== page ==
The Victoria Bug Zoo is mini-zoo in the city of Victoria in British Columbia. The two rooms, despite its small size, is the largest tropical insect collection in North America; it houses 40 species of arachnids, insects, and arthropods, as well as Canada’s largest ant colony. Popular species include millipedes, glow-in-the-dark scorpions, cockroaches, praying mantis, and hairy tarantulas. The museum’s goal is to showcase the variety of invertebrates around the world, encourage visitors to disregard the icky reputation of bugs and even to overcome phobias, and to promote the conservation of living organisms. This is an interactive and hands-on museum. Visitors are encouraged to hold and handle the many-legged creatures with the help of a tour guide.
The stunning, 95-mile long Strait of Juan de Fuca is divided distinctly in half; the international border between Vancouver Island, in British Columbia, Canada, and the Olympic Peninsula in Washington State, USA, is drawn down its center.
In 2008, Chemainus First Nation in Canada proposed the name be changed to Salish Sea. Initially met with a positive public response, the request went through a lengthy bureaucratic process that involved different government departments in both the USA and Canada. Eventually, it was decided the Strait of Juan de Fuca would keep its name; however, the Salish Sea would be used to describe the entire area, which stretches from Desolation Sound south through the Strait of Georgia and Puget Sound to Hammersley Inlet.
Encompassing 15 islands, scattered around the southeastern tip of Vancouver Island, the Gulf Islands National Park is one of Canada’s most recently established National Parks and among the top attractions of British Columbia’s Gulf Islands.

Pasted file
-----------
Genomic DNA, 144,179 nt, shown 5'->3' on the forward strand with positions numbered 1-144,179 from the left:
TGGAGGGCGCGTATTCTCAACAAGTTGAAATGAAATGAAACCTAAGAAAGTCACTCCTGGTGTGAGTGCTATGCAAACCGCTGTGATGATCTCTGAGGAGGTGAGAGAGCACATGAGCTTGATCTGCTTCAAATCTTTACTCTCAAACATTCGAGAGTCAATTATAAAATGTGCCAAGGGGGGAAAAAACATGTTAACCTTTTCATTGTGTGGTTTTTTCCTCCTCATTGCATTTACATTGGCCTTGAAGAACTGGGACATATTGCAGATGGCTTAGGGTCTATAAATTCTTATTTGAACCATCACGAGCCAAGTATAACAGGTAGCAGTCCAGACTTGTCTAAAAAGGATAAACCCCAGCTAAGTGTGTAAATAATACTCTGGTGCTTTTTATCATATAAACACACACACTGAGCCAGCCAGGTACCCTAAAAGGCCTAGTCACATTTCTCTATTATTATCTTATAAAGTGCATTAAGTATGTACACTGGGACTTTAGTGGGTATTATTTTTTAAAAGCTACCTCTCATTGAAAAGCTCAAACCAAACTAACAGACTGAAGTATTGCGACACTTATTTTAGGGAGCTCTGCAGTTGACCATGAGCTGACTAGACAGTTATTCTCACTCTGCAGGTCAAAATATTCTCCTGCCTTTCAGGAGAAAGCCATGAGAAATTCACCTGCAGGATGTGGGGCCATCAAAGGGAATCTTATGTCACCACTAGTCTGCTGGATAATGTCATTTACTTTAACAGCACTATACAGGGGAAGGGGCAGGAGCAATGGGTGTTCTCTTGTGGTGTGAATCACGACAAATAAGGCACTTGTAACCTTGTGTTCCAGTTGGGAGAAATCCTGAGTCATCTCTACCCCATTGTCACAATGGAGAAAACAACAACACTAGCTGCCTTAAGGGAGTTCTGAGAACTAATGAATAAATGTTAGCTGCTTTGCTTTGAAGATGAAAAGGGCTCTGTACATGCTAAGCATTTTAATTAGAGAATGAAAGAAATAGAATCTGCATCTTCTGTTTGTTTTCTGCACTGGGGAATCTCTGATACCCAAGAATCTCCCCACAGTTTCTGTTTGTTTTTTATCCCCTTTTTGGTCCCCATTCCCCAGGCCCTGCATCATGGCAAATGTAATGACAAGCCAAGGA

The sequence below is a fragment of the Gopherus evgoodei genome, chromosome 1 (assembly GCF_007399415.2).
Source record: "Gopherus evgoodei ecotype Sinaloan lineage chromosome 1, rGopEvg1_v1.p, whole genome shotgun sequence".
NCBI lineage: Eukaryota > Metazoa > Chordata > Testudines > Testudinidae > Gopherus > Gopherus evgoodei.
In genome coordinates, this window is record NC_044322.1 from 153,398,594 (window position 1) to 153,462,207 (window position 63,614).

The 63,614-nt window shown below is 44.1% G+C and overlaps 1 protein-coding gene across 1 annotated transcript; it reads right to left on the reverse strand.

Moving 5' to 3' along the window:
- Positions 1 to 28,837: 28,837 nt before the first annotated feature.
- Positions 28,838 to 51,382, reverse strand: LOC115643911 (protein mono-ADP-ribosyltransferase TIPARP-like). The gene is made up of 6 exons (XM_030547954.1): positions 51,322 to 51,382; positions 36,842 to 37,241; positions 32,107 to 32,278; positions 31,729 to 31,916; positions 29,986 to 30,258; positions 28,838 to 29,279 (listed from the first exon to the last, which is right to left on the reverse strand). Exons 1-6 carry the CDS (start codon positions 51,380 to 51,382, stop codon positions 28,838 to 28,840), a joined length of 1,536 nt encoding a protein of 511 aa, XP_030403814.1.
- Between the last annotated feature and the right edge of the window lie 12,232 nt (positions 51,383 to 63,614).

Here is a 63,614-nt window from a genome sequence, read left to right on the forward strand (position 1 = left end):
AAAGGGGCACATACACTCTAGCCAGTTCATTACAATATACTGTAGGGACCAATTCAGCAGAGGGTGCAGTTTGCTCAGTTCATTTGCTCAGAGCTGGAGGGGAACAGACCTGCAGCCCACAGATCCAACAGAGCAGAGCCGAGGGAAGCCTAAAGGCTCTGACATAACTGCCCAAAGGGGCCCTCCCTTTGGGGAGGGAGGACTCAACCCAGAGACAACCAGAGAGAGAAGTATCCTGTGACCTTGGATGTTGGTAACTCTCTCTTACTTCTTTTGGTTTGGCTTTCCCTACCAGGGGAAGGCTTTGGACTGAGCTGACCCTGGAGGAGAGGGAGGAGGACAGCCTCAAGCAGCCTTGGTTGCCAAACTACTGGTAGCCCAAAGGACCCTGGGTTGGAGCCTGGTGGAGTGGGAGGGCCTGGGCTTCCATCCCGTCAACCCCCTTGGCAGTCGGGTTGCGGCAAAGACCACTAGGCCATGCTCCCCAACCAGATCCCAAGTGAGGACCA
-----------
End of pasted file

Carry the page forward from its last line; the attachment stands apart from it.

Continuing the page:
Reachable only by boat, the larger islands of Mayne, Saturna and Pender serve as the main basecamps for holidaymakers, but it’s easy to hop between the islands by boat or kayak, and there are ample opportunities for hiking and cycling. Highlights include the sandy beaches of Sidney Island, the historic Mahoi House on Russel Island and the abundance of Orca whales, sea lions and waterfowl that can be spotted around the coast, while adventurous types can enjoy climbing the summit of Mount Norman on Pender Island or exploring the hidden coves of Portland Island.
Colorful rhododendrons spill over rocky slopes in Abkhazi Garden, a trove of plants and trees hidden behind a hedge in a quiet Victoria neighborhood. From springtime blooms to fall foliage, Abkhazi Garden puts on a show throughout the year; an on-site teahouse invites lingering over lavish spreads of scones, tea sandwiches, and sweets.
Miniature World contains more than 85 dioramas that depict historical, factual, and fantasy scenes in miniature scale. Watch tiny trains chugging along tracks; see a small working sawmill in action; observe a scaled-down circus in full swing; and inspect Lilliputian versions of Camelot and Dickensian London.
Perched on a rocky promontory off the southeast coast of Vancouver Island, the red and white tower of the Fisgard Lighthouse is immediately noticeable from the water and makes a popular photo opportunity for visitors cruising the coast from nearby Victoria. The Lighthouse is more than just a navigational landmark, though – Fisgard has been guiding ships into Victoria harbor since 1860, making it Canada's oldest West Coast lighthouse and now an important national historic site.
Looming behind the lighthouse, Fort Rodd Hill is another significant site, dotted with the remains of the 19th and 20th century coastal defenses that once protected Victoria and the neighboring Esquimalt Naval Base. Visitors can explore three artillery batteries, plus the command posts, guardhouses, underground magazines and barracks, where multi-media displays and interactive exhibitions bring the historic site to life.